4. Is the Trinity the central mystery of the Christian faith?

Yes. The compendium explains:

“The central mystery of Christian faith and life is the mystery of the Most Blessed Trinity. Christians are baptized in the name of the Father and of the Son and of the Holy Spirit” (No. 44).

5. When did the Church infallibly define the Trinity?

The dogma of the Trinity was defined in two stages, at the First Council of Nicaea (325 A.D.) and the First Council of Constantinople (381 A.D.).

First Nicaea defined the divinity of the Son and wrote the part of the Creed that deals with the Son.

This council was called to deal with the heresy known as Arianism, which claimed that the Son was a supernatural being but not God.

First Constantinople defined the divinity of the Holy Spirit and wrote the part of the Creed that deals with the Spirit.

This council dealt with a heresy known as Macedonianism (because its advocates were from Macedonia), which denied the divinity of the Holy Spirit. This heresy was also called Pneumatomachianism (from a Greek phrase meaning “fighting the Spirit”).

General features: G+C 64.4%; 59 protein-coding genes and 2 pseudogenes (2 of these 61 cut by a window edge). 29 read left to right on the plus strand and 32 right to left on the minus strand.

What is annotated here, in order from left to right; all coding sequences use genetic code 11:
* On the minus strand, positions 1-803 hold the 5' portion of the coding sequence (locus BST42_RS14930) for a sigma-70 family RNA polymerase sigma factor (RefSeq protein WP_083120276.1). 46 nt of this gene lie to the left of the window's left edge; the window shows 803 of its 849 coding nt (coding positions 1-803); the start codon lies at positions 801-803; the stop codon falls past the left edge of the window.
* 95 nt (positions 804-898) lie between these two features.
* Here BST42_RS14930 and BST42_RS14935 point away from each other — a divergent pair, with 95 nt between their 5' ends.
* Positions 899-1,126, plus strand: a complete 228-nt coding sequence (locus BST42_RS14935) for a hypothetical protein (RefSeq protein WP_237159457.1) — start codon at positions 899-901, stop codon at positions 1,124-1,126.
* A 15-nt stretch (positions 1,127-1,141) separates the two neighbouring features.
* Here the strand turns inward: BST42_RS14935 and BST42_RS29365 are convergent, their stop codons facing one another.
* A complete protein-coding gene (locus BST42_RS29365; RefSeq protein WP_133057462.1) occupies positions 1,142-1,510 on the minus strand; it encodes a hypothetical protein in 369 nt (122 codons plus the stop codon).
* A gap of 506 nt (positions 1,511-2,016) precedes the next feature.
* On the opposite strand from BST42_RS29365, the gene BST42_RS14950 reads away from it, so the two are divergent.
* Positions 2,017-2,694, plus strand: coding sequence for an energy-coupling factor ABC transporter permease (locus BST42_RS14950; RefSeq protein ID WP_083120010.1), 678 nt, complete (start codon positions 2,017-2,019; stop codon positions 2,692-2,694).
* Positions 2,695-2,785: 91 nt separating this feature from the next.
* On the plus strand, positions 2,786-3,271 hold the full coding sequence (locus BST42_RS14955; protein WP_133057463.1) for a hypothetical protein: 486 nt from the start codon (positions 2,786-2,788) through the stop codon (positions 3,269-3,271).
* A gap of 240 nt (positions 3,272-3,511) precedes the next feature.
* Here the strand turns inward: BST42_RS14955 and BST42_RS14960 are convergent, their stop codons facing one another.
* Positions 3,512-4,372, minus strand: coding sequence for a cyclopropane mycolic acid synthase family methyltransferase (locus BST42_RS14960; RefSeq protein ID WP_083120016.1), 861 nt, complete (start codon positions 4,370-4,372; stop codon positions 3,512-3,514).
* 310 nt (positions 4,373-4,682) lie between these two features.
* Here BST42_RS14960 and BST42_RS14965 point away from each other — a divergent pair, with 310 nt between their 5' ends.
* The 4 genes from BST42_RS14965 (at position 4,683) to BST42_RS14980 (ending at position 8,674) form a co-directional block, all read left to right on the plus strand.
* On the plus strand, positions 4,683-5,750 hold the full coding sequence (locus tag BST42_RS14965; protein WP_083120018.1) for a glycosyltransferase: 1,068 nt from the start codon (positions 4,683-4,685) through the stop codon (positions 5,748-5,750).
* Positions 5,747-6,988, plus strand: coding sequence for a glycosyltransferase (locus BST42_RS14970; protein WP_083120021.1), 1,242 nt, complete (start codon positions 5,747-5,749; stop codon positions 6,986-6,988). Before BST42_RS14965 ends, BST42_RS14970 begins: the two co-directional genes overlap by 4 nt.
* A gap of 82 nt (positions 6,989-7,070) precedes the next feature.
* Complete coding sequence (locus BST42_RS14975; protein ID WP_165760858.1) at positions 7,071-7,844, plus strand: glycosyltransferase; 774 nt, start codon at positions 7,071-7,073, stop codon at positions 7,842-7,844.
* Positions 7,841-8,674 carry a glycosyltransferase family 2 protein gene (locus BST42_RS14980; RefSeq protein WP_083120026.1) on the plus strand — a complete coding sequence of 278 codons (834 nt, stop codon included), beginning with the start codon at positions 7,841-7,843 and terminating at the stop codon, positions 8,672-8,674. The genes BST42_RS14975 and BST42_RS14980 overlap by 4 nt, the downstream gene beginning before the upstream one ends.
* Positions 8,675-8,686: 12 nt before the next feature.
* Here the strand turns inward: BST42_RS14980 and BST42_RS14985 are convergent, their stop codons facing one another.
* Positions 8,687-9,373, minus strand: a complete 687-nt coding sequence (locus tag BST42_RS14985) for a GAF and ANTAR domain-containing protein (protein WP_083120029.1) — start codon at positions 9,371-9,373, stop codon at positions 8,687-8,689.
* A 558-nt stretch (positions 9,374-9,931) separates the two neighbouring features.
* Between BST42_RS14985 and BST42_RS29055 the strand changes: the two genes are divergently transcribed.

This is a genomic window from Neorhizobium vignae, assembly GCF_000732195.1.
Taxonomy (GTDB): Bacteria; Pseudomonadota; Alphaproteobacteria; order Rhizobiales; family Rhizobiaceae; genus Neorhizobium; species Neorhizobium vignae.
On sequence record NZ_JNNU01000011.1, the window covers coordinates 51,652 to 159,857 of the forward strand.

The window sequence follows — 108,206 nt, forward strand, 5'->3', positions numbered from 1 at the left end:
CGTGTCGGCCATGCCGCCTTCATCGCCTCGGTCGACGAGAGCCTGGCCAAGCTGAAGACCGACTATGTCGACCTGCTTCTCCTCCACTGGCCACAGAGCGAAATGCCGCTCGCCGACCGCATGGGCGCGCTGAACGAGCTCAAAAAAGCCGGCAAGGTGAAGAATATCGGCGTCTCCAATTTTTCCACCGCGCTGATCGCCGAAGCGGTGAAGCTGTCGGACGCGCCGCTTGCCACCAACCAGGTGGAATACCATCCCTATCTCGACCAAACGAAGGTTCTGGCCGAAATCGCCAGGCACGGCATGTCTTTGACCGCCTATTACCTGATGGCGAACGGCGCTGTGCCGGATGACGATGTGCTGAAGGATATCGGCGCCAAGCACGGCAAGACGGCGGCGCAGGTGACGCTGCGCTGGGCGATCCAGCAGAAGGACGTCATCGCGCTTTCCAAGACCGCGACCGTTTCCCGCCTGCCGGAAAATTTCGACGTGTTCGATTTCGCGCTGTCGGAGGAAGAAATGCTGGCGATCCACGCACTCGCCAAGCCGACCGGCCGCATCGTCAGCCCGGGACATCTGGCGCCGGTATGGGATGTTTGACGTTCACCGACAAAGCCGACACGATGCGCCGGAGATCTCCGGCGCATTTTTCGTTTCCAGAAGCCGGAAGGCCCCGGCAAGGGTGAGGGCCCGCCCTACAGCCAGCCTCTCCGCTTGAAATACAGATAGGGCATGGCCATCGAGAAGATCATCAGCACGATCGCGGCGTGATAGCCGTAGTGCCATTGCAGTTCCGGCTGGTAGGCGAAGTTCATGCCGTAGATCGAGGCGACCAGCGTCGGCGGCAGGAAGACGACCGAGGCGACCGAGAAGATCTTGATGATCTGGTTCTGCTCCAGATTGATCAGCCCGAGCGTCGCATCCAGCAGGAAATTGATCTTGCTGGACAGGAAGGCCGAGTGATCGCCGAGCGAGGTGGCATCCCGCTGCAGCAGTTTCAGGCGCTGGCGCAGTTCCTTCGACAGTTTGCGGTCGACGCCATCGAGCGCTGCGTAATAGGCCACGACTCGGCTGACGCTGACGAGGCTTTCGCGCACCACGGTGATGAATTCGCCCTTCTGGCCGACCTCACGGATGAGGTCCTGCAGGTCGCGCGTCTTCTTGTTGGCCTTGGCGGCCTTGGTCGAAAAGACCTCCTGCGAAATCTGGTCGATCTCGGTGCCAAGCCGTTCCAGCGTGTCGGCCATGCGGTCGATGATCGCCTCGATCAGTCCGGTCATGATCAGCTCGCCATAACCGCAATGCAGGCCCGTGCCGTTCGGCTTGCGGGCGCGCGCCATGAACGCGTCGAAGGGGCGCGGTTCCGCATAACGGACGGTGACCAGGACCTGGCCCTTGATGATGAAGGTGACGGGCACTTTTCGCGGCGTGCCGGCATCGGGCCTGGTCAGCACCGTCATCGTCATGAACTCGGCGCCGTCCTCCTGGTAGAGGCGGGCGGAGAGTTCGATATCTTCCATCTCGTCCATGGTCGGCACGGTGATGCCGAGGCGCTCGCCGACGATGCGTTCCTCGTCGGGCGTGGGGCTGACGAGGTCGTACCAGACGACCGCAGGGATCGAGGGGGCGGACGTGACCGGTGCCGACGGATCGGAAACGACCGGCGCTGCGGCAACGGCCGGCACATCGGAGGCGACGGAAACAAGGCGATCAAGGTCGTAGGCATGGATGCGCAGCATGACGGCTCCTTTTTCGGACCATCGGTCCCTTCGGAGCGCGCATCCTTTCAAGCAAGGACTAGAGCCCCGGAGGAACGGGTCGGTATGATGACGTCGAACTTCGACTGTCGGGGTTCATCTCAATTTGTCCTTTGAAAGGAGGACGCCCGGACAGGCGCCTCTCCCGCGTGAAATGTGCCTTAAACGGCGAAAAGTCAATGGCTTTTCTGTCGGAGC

6. How can the Trinity be proved?

The Trinity can only be proved through the divine revelation that Jesus brought us. It cannot be proved by natural reason or from the Old Testament alone. The Compendium of the Catechism of the Catholic Church states:

“God has left some traces of his trinitarian being in creation and in the Old Testament but his inmost being as the Holy Trinity is a mystery which is inaccessible to reason alone or even to Israel’s faith before the Incarnation of the Son of God and the sending of the Holy Spirit. This mystery was revealed by Jesus Christ and it is the source of all the other mysteries” (No. 45).